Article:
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How do debug tool bars for web applications work? by Graham Dumpleton


When your production web application breaks, working out what went wrong can be hard. Information from log messages and details of any Python exceptions which occurred, along with other application performance data can help to identify the issue, but not always. Often you will need to fall back to a development or test environment and hope you can replicate the problem and then debug the issue from there.

The purpose of this talk is to dive in and look at one class of tools that can be used in helping debug web applications. Specifically, it will look at web application tools such as the Django debug tool bar.

Rather than simply look at how you might use such a tool though, this talk will look at how these debug tool bars are actually implemented, how they hook into your web application, how they capture the information that they do, as well as how they can be extended to add new functionality.

The limitations on these tools as far as performance overhead, security of data etc, which nearly aways lead to them only being recommended for development environments, will also be discussed.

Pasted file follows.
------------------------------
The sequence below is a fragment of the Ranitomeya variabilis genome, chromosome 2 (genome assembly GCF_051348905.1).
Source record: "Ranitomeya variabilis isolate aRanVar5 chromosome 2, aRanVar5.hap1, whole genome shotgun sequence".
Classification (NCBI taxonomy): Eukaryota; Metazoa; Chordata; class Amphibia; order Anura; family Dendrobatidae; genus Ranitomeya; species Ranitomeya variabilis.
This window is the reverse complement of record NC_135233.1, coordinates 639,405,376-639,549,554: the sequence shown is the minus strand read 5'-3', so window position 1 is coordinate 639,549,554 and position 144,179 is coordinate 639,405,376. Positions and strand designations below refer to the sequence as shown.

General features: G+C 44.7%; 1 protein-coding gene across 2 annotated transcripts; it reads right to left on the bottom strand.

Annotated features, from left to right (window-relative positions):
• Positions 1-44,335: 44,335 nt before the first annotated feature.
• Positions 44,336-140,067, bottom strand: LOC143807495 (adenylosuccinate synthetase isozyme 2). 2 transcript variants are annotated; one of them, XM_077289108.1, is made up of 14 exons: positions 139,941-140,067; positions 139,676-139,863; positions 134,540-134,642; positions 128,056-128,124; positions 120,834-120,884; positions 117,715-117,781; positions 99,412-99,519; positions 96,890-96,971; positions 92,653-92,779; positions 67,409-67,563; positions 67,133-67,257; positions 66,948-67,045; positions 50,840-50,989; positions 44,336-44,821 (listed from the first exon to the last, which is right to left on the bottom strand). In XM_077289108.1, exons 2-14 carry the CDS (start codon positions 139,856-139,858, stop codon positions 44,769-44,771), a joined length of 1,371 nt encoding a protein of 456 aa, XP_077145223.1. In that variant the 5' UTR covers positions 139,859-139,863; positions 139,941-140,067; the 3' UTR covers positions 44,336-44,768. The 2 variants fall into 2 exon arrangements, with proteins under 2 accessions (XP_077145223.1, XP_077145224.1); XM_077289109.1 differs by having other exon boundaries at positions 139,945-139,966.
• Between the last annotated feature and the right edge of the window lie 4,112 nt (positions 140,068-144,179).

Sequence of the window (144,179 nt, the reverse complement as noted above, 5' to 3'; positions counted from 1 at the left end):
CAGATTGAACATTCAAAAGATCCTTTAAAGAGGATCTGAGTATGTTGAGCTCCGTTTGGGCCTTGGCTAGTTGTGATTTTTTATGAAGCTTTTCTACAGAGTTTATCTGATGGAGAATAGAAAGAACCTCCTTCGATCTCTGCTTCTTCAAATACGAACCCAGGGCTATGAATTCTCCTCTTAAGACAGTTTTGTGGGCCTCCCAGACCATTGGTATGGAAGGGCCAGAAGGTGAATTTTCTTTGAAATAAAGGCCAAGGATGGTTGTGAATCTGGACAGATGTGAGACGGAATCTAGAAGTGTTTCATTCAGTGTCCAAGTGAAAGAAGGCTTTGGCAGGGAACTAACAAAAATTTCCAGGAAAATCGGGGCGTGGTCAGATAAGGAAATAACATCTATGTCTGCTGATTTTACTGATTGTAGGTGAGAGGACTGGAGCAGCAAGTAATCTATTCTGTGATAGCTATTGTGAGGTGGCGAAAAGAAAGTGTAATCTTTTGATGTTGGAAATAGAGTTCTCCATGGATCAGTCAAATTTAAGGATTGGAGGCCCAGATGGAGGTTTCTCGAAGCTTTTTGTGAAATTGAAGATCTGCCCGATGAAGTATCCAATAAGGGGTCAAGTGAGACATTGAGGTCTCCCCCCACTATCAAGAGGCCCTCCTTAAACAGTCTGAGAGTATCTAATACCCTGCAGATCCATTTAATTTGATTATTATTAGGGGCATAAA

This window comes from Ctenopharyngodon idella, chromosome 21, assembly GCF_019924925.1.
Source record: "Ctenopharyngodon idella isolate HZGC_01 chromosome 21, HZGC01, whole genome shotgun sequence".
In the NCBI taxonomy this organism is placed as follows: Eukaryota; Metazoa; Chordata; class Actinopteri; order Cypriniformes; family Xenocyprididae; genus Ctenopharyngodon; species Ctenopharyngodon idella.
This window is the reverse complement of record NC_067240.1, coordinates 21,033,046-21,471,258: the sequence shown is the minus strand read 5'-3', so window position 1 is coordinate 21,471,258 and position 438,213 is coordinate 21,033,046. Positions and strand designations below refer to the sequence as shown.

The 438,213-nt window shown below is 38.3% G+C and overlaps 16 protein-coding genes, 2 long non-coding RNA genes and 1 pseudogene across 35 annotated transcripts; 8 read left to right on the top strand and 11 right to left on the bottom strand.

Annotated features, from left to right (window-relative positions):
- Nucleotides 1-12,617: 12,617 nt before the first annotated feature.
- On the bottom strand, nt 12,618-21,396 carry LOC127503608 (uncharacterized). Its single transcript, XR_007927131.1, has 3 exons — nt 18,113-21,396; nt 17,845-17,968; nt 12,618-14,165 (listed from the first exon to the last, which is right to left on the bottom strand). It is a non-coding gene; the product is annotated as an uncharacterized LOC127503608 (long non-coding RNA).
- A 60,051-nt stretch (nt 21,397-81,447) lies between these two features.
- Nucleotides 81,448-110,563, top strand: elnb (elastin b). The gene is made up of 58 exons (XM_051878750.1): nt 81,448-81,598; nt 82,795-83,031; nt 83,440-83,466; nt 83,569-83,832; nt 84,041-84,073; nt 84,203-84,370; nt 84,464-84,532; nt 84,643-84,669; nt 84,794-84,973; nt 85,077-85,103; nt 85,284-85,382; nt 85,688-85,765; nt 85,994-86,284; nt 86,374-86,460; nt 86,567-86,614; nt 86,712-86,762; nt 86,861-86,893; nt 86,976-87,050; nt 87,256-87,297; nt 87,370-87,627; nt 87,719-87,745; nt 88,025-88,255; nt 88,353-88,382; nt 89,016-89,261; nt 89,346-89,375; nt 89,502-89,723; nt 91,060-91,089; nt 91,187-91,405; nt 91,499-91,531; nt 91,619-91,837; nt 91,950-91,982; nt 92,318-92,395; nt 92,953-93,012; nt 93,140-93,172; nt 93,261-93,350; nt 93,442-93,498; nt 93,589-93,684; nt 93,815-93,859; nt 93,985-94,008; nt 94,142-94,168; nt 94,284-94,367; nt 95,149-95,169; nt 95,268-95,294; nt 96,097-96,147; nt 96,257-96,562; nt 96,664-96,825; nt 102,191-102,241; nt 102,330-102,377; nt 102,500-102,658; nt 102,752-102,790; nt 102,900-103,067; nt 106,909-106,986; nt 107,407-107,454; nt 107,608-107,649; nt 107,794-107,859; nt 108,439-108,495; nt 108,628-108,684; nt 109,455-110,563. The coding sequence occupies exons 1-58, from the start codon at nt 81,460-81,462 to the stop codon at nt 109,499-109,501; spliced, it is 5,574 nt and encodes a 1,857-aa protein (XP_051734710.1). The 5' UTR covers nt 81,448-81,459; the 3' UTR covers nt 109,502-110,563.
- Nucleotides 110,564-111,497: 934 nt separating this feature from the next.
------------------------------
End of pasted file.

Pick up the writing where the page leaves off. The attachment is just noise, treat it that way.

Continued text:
At the same time though, this notion that they are only suitable for development environments will also be challenged by looking at how a tool such as the New Relic Python agent, which implements application performance monitoring, overcomes such limitations to provide a production grade solution.

Are there lessons to be learnt from how the New Relic Python agent works which could drive improvements to existing web application debug tool bars? Could the New Relic Python agent itself be used as a base for a new generation of debug tool bars which combine an ability to debug a web application, even in a production environment, with the ability to monitor the performance of the web application over time?


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